Of all the efforts that U.S. President Donald Trump made on behalf of the Jewish people, the most meaningful and lasting may be the orchestration of peace agreements between Israel and its Arab neighbors. The benefits of those accords for security and business are hugely significant.

Perhaps even more meaningful and lasting are the personal connections and cultural implications, as Israelis shift to closer relations with their Abrahamic cousins. These peace deals, then, will not be so much government-to-government agreements as they are people-to-people ones.

As Emirati billionaire businessman Mohammed Alabbar noted recently, “You need to come and meet my mother and I need to meet yours … if you want to know what peace means.”

A microcosm of what is beginning to occur between the countries of the region can be seen in an Israeli tour-guide school. I am blessed to be part of an English-speaking class in which 40 percent of the students are Arab Christians and Muslims, along with a mix of haredi, national-religious and secular Jews.

It is important to note that the class is rigorous and thorough in delving into all aspects of the history of Israel, including a strong emphasis on Zionism. Given the opportunity of numerous excursions and lessons, invariably the conversations among traditionally oriented Jews, Muslims and Christians go much deeper—sometimes involving discussions of common roots and DNA links.

One Arab Christian showed me his DNA printout, indicating that he is 35 percent Persian Jewish. One Jewish student shared DNA tests that show his common ancestors are from the Arabian Peninsula.

An Arab-Muslim student shared with me that his family was part of a clan in Hebron whose members found tefillin in their basements, and whose great-grandmothers lit candles on Friday evening. Another speculated about how his family may have converted because of the challenges of dhimmitude (a sanctioned second-class status under Muslim rule) in previous centuries.

We also share in each other’s joys when there are weddings and sorrow surrounding deaths. We talk about how God/Allah has returned us (the Jews) to our ancient homeland, the Land of Israel—how He has returned the Jewish people to this “neighborhood” and has put us together in this class.

We talk about our common traditional values and heightened concern for some of the progressive social programs being currently pushed in the schools. Once, when a lecturer was insisting that evolution was random, the student WhatsApp group lit up with cross-cultural comments about how there had to be a grand designer.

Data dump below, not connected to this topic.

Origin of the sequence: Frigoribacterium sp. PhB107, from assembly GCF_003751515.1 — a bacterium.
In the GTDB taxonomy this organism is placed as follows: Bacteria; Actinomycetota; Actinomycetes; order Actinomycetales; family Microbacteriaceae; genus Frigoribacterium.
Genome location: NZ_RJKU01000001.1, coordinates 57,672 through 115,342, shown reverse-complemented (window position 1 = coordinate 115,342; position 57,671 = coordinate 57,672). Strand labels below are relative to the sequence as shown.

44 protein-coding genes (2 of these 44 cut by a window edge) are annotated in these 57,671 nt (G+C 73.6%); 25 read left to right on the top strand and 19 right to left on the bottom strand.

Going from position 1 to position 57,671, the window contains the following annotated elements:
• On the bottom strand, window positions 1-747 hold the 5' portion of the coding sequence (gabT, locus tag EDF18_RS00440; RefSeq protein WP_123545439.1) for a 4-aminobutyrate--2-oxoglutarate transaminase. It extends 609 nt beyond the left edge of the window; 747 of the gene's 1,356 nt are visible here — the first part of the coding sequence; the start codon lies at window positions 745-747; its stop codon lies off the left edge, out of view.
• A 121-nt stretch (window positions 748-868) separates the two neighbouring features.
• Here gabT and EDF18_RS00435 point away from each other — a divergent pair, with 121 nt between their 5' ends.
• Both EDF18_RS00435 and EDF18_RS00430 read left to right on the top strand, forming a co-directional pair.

We ask each other very direct questions about matters of belief and how we see certain passages in the Jewish Bible, Christian Bible and Koran. We talk about the nature of free will in Islam vs. Judaism and even Islam and Christianity’s historic treatment of Jews.

We have direct discussions about what can be done to stop the incitement that breeds terror attacks. Because of the amount of time that we spend together, we have formed friendships that deepen our understanding.

Take that local experience and multiply it internationally by hundreds of thousands, and you can anticipate the knitting together of a new Middle East.  There are 700,000 Israelis of Moroccan descent, many still with memories from or connections to Morocco. When individuals reconnect, societal bonds strengthen. I spoke with one Israeli businessman who told stories of how his Muslim colleague in the United Arab Emirates showed him Jewish artifacts and family heirlooms from centuries ago.

Our sages have indicated that as we approach messianic times, our story will mimic that of Isaac and Ishmael, who came together to bury their father and achieved an understanding.  Israel is in the process of moving closer to its natural roots in the East. This could be Trump’s greatest legacy—moving the Jewish nation back to its traditional moorings by helping us connect with our traditional neighbors.

The peace accords are the catalyst for long overdue rapprochement and friendships with our Abrahamic cousins.

Gary Schiff is a former manager and director with the U.S. Forest Service. He is currently a Jerusalem-based consultant and guide connecting Israeli and U.S. natural-resource interests. He is also an Israeli tour guide student.


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